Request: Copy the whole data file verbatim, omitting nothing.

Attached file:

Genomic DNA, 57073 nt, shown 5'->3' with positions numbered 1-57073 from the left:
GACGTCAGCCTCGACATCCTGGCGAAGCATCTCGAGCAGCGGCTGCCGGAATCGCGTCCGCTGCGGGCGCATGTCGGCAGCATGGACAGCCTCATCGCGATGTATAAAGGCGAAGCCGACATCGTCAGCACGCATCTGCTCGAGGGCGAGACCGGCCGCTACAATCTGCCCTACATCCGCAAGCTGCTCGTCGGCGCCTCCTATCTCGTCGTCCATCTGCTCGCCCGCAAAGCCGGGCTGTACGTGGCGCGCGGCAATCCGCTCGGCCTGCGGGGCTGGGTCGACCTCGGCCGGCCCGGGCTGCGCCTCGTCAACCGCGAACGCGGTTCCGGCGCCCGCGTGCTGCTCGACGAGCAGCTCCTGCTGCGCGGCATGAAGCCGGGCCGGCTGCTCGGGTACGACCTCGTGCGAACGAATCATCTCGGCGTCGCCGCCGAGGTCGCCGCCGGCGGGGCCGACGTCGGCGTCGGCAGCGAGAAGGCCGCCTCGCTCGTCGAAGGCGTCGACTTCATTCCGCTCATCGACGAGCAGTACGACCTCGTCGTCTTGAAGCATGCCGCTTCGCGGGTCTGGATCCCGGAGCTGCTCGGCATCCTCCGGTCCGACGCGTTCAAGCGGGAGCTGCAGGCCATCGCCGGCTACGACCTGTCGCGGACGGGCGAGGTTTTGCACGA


Genomic DNA, 57073 nt, shown 5'->3' with positions numbered 1-57073 from the left:
GACGTCAGCCTCGACATCCTGGCGAAGCATCTCGAGCAGCGGCTGCCGGAATCGCGTCCGCTGCGGGCGCATGTCGGCAGCATGGACAGCCTCATCGCGATGTATAAAGGCGAAGCCGACATCGTCAGCACGCATCTGCTCGAGGGCGAGACCGGCCGCTACAATCTGCCCTACATCCGCAAGCTGCTCGTCGGCGCCTCCTATCTCGTCGTCCATCTGCTCGCCCGCAAAGCCGGGCTGTACGTGGCGCGCGGCAATCCGCTCGGCCTGCGGGGCTGGGTCGACCTCGGCCGGCCCGGGCTGCGCCTCGTCAACCGCGAACGCGGTTCCGGCGCCCGCGTGCTGCTCGACGAGCAGCTCCTGCTGCGCGGCATGAAGCCGGGCCGGCTGCTCGGGTACGACCTCGTGCGAACGAATCATCTCGGCGTCGCCGCCGAGGTCGCCGCCGGCGGGGCCGACGTCGGCGTCGGCAGCGAGAAGGCCGCCTCGCTCGTCGAAGGCGTCGACTTCATTCCGCTCATCGACGAGCAGTACGACCTCGTCGTCTTGAAGCATGCCGCTTCGCGGGTCTGGATCCCGGAGCTGCTCGGCATCCTCCGGTCCGACGCGTTCAAGCGGGAGCTGCAGGCCATCGCCGGCTACGACCTGTCGCGGACGGGCGAGGTTTTGCACGA